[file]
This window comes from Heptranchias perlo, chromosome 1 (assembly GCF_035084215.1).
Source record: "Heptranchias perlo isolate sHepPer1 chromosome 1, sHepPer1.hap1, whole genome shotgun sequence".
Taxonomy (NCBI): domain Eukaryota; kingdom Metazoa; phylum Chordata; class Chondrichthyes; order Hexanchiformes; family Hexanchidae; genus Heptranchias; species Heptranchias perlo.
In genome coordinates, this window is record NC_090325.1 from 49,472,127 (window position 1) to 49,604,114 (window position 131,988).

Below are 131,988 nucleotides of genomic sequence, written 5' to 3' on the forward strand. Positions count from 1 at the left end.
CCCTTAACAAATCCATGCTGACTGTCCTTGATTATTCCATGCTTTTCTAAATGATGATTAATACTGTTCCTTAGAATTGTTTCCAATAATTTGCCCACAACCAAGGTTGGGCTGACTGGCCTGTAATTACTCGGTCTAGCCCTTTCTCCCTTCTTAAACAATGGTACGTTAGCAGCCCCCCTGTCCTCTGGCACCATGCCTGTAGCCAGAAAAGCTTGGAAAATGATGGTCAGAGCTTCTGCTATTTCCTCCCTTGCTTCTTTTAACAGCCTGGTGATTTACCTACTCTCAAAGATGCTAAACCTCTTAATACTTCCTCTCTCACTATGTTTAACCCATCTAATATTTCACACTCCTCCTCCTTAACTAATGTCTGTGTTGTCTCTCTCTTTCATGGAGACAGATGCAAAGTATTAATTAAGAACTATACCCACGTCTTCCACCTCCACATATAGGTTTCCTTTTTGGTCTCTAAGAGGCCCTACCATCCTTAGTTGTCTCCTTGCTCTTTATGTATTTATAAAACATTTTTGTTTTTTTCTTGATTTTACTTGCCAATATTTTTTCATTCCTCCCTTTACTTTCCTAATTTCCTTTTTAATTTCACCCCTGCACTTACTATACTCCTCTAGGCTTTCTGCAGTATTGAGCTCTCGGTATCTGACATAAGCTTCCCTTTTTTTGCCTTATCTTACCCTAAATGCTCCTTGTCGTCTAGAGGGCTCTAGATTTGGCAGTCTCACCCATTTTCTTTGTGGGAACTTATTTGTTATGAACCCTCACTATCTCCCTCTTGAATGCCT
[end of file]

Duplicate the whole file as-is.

This window comes from Heptranchias perlo, chromosome 1 (assembly GCF_035084215.1).
Source record: "Heptranchias perlo isolate sHepPer1 chromosome 1, sHepPer1.hap1, whole genome shotgun sequence".
Taxonomy (NCBI): domain Eukaryota; kingdom Metazoa; phylum Chordata; class Chondrichthyes; order Hexanchiformes; family Hexanchidae; genus Heptranchias; species Heptranchias perlo.
In genome coordinates, this window is record NC_090325.1 from 49,472,127 (window position 1) to 49,604,114 (window position 131,988).

Below are 131,988 nucleotides of genomic sequence, written 5' to 3' on the forward strand. Positions count from 1 at the left end.
CCCTTAACAAATCCATGCTGACTGTCCTTGATTATTCCATGCTTTTCTAAATGATGATTAATACTGTTCCTTAGAATTGTTTCCAATAATTTGCCCACAACCAAGGTTGGGCTGACTGGCCTGTAATTACTCGGTCTAGCCCTTTCTCCCTTCTTAAACAATGGTACGTTAGCAGCCCCCCTGTCCTCTGGCACCATGCCTGTAGCCAGAAAAGCTTGGAAAATGATGGTCAGAGCTTCTGCTATTTCCTCCCTTGCTTCTTTTAACAGCCTGGTGATTTACCTACTCTCAAAGATGCTAAACCTCTTAATACTTCCTCTCTCACTATGTTTAACCCATCTAATATTTCACACTCCTCCTCCTTAACTAATGTCTGTGTTGTCTCTCTCTTTCATGGAGACAGATGCAAAGTATTAATTAAGAACTATACCCACGTCTTCCACCTCCACATATAGGTTTCCTTTTTGGTCTCTAAGAGGCCCTACCATCCTTAGTTGTCTCCTTGCTCTTTATGTATTTATAAAACATTTTTGTTTTTTTCTTGATTTTACTTGCCAATATTTTTTCATTCCTCCCTTTACTTTCCTAATTTCCTTTTTAATTTCACCCCTGCACTTACTATACTCCTCTAGGCTTTCTGCAGTATTGAGCTCTCGGTATCTGACATAAGCTTCCCTTTTTTTGCCTTATCTTACCCTAAATGCTCCTTGTCGTCTAGAGGGCTCTAGATTTGGCAGTCTCACCCATTTTCTTTGTGGGAACTTATTTGTTATGAACCCTCACTATCTCCCTCTTGAATGCCT